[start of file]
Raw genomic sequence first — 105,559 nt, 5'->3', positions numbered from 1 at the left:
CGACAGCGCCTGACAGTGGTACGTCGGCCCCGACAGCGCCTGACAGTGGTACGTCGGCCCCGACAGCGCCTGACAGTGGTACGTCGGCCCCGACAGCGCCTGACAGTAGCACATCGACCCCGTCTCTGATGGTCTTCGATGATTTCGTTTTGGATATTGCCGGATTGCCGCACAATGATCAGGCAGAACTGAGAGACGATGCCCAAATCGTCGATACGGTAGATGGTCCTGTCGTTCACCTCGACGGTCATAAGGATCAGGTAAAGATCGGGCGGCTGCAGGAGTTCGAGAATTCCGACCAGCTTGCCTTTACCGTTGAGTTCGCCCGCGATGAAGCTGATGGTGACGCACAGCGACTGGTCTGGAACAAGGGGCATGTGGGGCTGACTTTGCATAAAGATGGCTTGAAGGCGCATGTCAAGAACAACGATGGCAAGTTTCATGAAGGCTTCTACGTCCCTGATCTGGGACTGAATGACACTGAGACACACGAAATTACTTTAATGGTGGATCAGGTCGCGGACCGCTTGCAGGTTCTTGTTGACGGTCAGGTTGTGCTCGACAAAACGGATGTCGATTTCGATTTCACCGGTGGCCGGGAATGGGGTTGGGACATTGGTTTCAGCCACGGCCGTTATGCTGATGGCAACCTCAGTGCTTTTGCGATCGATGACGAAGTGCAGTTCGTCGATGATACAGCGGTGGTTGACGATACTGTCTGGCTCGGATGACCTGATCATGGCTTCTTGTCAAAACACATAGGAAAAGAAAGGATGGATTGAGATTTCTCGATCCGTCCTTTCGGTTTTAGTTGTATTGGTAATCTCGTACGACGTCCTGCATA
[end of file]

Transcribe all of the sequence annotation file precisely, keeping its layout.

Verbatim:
Raw genomic sequence first — 105,559 nt, 5'->3', positions numbered from 1 at the left:
CGACAGCGCCTGACAGTGGTACGTCGGCCCCGACAGCGCCTGACAGTGGTACGTCGGCCCCGACAGCGCCTGACAGTGGTACGTCGGCCCCGACAGCGCCTGACAGTAGCACATCGACCCCGTCTCTGATGGTCTTCGATGATTTCGTTTTGGATATTGCCGGATTGCCGCACAATGATCAGGCAGAACTGAGAGACGATGCCCAAATCGTCGATACGGTAGATGGTCCTGTCGTTCACCTCGACGGTCATAAGGATCAGGTAAAGATCGGGCGGCTGCAGGAGTTCGAGAATTCCGACCAGCTTGCCTTTACCGTTGAGTTCGCCCGCGATGAAGCTGATGGTGACGCACAGCGACTGGTCTGGAACAAGGGGCATGTGGGGCTGACTTTGCATAAAGATGGCTTGAAGGCGCATGTCAAGAACAACGATGGCAAGTTTCATGAAGGCTTCTACGTCCCTGATCTGGGACTGAATGACACTGAGACACACGAAATTACTTTAATGGTGGATCAGGTCGCGGACCGCTTGCAGGTTCTTGTTGACGGTCAGGTTGTGCTCGACAAAACGGATGTCGATTTCGATTTCACCGGTGGCCGGGAATGGGGTTGGGACATTGGTTTCAGCCACGGCCGTTATGCTGATGGCAACCTCAGTGCTTTTGCGATCGATGACGAAGTGCAGTTCGTCGATGATACAGCGGTGGTTGACGATACTGTCTGGCTCGGATGACCTGATCATGGCTTCTTGTCAAAACACATAGGAAAAGAAAGGATGGATTGAGATTTCTCGATCCGTCCTTTCGGTTTTAGTTGTATTGGTAATCTCGTACGACGTCCTGCATA